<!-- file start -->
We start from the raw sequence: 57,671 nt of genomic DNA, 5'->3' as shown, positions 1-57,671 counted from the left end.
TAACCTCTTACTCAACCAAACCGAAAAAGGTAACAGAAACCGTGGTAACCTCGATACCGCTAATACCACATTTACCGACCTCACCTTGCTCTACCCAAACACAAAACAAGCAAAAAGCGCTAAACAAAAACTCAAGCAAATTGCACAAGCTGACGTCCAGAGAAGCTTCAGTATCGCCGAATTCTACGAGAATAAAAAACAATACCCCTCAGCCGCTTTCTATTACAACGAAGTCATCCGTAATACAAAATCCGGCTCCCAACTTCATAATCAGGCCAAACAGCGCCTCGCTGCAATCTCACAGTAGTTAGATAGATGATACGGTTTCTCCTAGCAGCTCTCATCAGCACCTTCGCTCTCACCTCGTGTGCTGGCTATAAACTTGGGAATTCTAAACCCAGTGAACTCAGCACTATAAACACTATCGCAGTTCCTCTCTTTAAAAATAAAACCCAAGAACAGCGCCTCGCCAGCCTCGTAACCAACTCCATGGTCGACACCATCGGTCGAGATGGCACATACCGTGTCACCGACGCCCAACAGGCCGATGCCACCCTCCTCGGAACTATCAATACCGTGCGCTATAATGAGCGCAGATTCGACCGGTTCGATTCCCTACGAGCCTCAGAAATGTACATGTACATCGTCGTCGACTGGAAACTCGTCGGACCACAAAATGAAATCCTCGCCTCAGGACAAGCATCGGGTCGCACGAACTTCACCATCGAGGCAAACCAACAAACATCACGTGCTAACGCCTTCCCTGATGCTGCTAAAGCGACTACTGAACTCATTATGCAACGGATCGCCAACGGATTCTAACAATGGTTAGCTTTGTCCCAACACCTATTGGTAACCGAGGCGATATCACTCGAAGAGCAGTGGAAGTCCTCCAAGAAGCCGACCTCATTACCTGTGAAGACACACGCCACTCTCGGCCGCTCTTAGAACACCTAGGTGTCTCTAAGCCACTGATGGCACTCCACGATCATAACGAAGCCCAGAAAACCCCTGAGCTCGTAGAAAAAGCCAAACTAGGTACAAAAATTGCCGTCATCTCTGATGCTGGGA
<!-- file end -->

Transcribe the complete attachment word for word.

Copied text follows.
We start from the raw sequence: 57,671 nt of genomic DNA, 5'->3' as shown, positions 1-57,671 counted from the left end.
TAACCTCTTACTCAACCAAACCGAAAAAGGTAACAGAAACCGTGGTAACCTCGATACCGCTAATACCACATTTACCGACCTCACCTTGCTCTACCCAAACACAAAACAAGCAAAAAGCGCTAAACAAAAACTCAAGCAAATTGCACAAGCTGACGTCCAGAGAAGCTTCAGTATCGCCGAATTCTACGAGAATAAAAAACAATACCCCTCAGCCGCTTTCTATTACAACGAAGTCATCCGTAATACAAAATCCGGCTCCCAACTTCATAATCAGGCCAAACAGCGCCTCGCTGCAATCTCACAGTAGTTAGATAGATGATACGGTTTCTCCTAGCAGCTCTCATCAGCACCTTCGCTCTCACCTCGTGTGCTGGCTATAAACTTGGGAATTCTAAACCCAGTGAACTCAGCACTATAAACACTATCGCAGTTCCTCTCTTTAAAAATAAAACCCAAGAACAGCGCCTCGCCAGCCTCGTAACCAACTCCATGGTCGACACCATCGGTCGAGATGGCACATACCGTGTCACCGACGCCCAACAGGCCGATGCCACCCTCCTCGGAACTATCAATACCGTGCGCTATAATGAGCGCAGATTCGACCGGTTCGATTCCCTACGAGCCTCAGAAATGTACATGTACATCGTCGTCGACTGGAAACTCGTCGGACCACAAAATGAAATCCTCGCCTCAGGACAAGCATCGGGTCGCACGAACTTCACCATCGAGGCAAACCAACAAACATCACGTGCTAACGCCTTCCCTGATGCTGCTAAAGCGACTACTGAACTCATTATGCAACGGATCGCCAACGGATTCTAACAATGGTTAGCTTTGTCCCAACACCTATTGGTAACCGAGGCGATATCACTCGAAGAGCAGTGGAAGTCCTCCAAGAAGCCGACCTCATTACCTGTGAAGACACACGCCACTCTCGGCCGCTCTTAGAACACCTAGGTGTCTCTAAGCCACTGATGGCACTCCACGATCATAACGAAGCCCAGAAAACCCCTGAGCTCGTAGAAAAAGCCAAACTAGGTACAAAAATTGCCGTCATCTCTGATGCTGGGA